Remember that web graphics are always rectangular and can only be sliced into rectangular pieces. The rectangular slices can be assembled on a Web page to resemble the original graphic or in any other way, but the end result will be rectangular.

Learn to slice with FireworksLearn to slice with Photoshop
Step 3: Reassembling Graphics in Your Page

Use tables in your HTML page to reassemble the slices into a whole graphic.

You have graphic slices saved in individual files and now you’re ready to place them into your Web page. The best method is to use tables for the assembly.

Make sure the table has cellspacing and cellpadding attributes of 0, be sure the border attribute is set to 0 and make sure you have no extra spaces or returns in your code.

If you want more information about tables, check out’s Building Tables.

The image below is actually made of six smaller files. Click anywhere in the image to see the code that build it.

Use tables to reassemble sliced images on your page. Make sure cellpadding, cellspacing, and border attributes are all set to 0, and don’t put any extra spaces or returns between your code.

Pseudo Imagemaps

Pseudo imagemaps are a way of increasing perceived bandwidth and offering the features of an imagemap at the same time.

One of the inherent problems of using imagemaps is that the graphics are often large and feel slow to download, especially over a modem. Solution? Try a pseudo imagemap.

With the pseudo imagemap technique, you break the image into sections and include links around the different sections. Pieces start appearing on your reader’s screen quickly, proving immediate feedback. Think of a pseudo imagemap as being slices with links.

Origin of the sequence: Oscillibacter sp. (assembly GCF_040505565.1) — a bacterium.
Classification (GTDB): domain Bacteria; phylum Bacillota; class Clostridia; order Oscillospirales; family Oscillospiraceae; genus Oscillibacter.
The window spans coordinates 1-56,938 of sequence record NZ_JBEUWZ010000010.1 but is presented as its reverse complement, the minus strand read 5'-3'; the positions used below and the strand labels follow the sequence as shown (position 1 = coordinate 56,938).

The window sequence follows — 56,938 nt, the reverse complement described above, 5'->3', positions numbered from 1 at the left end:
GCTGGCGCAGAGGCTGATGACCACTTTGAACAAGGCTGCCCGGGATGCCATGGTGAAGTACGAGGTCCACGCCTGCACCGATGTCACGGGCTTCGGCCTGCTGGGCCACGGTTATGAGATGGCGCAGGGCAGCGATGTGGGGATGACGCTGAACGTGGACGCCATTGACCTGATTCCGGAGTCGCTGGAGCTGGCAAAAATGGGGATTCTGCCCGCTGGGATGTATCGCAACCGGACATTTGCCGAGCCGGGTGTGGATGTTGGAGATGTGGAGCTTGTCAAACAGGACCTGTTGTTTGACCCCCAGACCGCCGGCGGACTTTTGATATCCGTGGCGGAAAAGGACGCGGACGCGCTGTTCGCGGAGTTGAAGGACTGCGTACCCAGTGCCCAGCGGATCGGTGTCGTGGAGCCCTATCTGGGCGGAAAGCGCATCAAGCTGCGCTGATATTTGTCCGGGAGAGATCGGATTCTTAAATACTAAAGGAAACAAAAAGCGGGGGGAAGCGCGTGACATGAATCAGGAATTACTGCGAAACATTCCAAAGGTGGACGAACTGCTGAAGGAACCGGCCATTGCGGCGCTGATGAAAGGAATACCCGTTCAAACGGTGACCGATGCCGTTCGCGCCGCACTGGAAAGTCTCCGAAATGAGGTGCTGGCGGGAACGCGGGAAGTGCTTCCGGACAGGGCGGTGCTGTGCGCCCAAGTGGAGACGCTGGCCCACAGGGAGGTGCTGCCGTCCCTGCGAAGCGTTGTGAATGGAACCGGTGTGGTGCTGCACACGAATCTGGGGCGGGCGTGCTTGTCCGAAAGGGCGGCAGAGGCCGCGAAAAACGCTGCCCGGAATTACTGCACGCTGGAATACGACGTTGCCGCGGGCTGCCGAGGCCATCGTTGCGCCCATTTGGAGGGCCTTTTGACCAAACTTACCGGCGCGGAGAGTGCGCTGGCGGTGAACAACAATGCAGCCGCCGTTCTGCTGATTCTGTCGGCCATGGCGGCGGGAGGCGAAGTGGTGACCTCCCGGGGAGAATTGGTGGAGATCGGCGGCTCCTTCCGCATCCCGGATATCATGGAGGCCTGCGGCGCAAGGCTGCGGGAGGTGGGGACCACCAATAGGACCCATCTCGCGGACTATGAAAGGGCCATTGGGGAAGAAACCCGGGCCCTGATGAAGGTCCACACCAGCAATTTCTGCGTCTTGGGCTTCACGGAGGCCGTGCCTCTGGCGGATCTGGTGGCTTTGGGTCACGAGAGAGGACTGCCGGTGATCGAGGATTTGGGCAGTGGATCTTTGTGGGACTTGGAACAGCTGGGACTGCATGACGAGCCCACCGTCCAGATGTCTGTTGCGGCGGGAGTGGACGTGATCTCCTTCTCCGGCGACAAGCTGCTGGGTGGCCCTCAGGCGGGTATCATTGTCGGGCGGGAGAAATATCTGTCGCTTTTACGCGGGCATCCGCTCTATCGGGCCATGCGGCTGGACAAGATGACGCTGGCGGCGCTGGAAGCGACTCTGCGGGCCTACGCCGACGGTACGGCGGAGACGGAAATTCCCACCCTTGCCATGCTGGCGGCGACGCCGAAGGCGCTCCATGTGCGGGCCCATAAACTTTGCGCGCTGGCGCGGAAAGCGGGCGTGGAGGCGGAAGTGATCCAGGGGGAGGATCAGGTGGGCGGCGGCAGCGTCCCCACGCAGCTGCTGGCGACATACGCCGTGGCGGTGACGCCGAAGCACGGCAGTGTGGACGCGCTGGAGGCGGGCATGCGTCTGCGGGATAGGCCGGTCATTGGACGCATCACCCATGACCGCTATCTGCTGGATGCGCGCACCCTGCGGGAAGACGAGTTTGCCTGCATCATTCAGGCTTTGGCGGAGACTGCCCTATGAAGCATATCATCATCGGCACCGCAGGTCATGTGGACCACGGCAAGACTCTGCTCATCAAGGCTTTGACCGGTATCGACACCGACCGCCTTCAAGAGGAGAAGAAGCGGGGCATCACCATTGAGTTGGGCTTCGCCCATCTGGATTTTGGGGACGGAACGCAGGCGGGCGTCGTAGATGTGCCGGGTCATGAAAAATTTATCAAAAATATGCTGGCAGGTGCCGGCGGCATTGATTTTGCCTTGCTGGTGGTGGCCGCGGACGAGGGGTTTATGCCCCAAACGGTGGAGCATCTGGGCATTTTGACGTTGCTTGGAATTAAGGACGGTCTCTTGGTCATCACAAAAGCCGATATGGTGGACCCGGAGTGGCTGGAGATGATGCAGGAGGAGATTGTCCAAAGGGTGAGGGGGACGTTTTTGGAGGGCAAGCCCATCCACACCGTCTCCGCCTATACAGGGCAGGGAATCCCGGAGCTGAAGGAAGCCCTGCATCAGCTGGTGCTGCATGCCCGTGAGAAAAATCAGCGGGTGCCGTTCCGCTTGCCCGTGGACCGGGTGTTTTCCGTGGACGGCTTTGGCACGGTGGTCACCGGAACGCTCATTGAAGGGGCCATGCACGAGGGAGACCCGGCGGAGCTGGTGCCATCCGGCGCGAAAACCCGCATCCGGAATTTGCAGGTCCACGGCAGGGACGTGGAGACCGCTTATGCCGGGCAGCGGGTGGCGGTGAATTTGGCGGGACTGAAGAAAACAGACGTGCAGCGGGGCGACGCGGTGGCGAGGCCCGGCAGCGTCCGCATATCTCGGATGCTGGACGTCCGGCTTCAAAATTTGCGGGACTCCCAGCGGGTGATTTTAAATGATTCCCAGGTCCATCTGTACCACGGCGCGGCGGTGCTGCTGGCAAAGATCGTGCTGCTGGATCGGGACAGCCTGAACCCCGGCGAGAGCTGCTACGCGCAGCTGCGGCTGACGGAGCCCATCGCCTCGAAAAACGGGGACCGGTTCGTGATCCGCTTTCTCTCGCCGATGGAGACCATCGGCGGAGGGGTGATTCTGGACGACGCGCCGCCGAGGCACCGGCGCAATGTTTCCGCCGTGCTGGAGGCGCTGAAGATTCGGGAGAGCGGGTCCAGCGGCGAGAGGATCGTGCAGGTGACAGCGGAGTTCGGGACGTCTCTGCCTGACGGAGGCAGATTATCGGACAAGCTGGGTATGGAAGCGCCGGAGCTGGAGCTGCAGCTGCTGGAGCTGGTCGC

To create a pseudo imagemap, start with the graphic. Pick the image you want to use as your imagemap and figure out where it breaks into logical (and preferably square or rectangular) shapes. Then, use your graphics tools to divide the image into individual files, optimizing each for the fastest download.

In this example, we are creating a menu over an asteroid image. These are the four slices used to create a temporary Coolest on the Web menu page.

The first gif, obviously…

The second gif…

The third…

And the last gif, just spacer really. We could even use a table cell with a black background instead of the gif, but with the gif (which is very small) we know that our colors will match the other slices exactly.

Once you have created your graphic and split it into pieces, it’s time to create the HTML code. To produce a graphic that appears seamless on a page, you have to bunch all the tags together with no spaces or line feeds in-between. This can make your code difficult to read, but if you add returns, some browsers will treat the returns as individual spaces and place a little sliver of white space in between the pieces of your pseudo imagemap.